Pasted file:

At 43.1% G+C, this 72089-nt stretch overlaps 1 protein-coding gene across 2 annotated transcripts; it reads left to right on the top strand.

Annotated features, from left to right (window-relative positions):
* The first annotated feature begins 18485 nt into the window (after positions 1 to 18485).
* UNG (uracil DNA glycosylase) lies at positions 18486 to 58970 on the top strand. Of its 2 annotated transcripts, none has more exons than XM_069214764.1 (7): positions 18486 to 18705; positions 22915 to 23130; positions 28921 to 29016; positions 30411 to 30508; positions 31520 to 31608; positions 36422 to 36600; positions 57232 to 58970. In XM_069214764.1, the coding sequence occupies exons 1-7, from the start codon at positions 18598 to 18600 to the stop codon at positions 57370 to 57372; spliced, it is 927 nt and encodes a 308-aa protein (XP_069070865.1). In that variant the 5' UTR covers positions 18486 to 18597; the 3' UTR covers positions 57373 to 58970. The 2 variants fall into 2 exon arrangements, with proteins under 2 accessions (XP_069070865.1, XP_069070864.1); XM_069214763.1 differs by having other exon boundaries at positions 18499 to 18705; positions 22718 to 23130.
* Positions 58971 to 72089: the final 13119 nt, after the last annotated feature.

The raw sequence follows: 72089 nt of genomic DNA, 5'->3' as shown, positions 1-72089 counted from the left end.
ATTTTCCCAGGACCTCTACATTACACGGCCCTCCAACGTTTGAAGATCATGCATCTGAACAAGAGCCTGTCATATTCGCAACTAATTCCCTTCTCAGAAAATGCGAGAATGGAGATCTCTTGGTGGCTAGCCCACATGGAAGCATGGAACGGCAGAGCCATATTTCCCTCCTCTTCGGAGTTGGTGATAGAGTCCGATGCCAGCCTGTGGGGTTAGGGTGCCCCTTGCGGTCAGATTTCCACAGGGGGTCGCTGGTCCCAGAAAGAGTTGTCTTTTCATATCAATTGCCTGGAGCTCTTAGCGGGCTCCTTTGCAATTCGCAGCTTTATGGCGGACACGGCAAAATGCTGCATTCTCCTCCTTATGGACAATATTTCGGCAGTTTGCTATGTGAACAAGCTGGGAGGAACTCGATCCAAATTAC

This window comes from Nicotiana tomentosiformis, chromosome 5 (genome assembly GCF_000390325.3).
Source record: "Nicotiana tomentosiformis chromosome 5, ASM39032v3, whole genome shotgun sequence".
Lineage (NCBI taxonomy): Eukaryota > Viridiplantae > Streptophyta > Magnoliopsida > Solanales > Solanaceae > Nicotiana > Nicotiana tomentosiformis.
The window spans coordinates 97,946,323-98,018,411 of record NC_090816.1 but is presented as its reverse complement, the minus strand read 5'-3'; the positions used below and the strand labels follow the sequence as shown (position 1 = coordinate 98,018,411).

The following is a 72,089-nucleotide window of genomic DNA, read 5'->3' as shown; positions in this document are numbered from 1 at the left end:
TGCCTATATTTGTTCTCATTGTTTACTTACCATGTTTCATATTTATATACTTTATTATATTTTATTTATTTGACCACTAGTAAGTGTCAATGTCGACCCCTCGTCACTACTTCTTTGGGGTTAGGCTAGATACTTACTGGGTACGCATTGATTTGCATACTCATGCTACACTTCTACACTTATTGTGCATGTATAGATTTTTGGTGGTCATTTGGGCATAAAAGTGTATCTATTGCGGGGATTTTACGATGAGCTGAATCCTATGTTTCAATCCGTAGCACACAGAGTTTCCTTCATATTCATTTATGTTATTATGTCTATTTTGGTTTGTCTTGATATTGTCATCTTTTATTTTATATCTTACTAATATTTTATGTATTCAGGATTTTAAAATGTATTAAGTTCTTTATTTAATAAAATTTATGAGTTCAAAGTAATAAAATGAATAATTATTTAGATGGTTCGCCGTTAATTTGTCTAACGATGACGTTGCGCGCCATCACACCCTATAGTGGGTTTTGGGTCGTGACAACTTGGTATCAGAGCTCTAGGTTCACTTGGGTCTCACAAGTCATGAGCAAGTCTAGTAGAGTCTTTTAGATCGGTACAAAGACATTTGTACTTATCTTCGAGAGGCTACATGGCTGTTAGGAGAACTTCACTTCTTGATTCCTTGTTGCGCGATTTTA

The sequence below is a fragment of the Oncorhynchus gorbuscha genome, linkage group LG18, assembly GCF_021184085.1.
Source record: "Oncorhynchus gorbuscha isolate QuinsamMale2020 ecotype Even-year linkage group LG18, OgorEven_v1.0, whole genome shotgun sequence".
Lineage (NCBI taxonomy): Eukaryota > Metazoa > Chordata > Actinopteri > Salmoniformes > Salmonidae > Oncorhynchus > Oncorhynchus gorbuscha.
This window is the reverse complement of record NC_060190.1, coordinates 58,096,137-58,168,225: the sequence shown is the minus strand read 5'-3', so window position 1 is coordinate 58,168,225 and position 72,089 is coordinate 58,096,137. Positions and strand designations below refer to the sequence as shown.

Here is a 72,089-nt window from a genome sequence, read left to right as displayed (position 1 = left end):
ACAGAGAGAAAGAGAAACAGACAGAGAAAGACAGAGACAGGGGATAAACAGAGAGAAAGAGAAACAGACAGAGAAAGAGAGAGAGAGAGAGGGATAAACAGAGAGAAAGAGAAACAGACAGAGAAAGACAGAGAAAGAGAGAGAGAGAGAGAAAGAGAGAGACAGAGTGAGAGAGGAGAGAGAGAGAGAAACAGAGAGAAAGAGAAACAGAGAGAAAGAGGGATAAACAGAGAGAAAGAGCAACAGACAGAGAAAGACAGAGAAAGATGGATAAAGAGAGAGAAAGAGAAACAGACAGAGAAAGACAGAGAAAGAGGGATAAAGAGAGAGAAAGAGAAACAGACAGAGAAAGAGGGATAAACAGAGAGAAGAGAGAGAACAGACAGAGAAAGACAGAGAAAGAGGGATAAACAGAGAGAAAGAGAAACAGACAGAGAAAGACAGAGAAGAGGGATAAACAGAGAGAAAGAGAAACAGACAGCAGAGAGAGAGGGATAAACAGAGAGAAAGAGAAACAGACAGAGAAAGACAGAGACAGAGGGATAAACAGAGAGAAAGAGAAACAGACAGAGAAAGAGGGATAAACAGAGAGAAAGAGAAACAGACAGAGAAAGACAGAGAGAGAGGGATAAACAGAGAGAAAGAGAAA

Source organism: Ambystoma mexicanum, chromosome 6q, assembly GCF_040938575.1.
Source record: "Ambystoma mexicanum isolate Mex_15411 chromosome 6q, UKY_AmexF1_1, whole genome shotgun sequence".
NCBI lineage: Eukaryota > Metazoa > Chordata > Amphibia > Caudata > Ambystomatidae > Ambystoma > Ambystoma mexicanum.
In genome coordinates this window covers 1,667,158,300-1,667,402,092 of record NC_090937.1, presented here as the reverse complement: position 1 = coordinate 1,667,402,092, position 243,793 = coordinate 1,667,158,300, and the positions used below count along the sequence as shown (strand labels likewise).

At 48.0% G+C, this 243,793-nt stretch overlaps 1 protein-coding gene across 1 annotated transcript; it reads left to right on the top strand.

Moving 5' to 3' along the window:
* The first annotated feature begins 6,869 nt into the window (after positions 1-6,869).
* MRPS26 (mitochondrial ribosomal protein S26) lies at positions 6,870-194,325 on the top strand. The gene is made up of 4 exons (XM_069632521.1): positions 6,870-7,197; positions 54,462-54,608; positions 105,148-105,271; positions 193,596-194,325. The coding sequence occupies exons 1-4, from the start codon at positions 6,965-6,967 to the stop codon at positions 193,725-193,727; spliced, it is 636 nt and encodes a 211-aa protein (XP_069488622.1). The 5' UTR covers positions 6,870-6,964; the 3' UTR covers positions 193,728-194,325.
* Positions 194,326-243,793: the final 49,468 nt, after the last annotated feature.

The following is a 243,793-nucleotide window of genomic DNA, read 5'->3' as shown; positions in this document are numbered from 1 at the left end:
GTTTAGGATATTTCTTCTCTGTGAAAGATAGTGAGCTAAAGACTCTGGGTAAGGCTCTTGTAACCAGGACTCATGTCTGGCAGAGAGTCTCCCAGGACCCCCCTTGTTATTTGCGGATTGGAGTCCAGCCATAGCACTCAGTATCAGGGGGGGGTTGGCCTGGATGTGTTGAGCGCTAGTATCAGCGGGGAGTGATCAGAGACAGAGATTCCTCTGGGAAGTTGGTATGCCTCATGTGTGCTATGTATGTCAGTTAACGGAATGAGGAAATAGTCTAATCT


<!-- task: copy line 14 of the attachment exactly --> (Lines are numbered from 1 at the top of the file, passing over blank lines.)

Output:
The sequence below is a fragment of the Oncorhynchus gorbuscha genome, linkage group LG18, assembly GCF_021184085.1.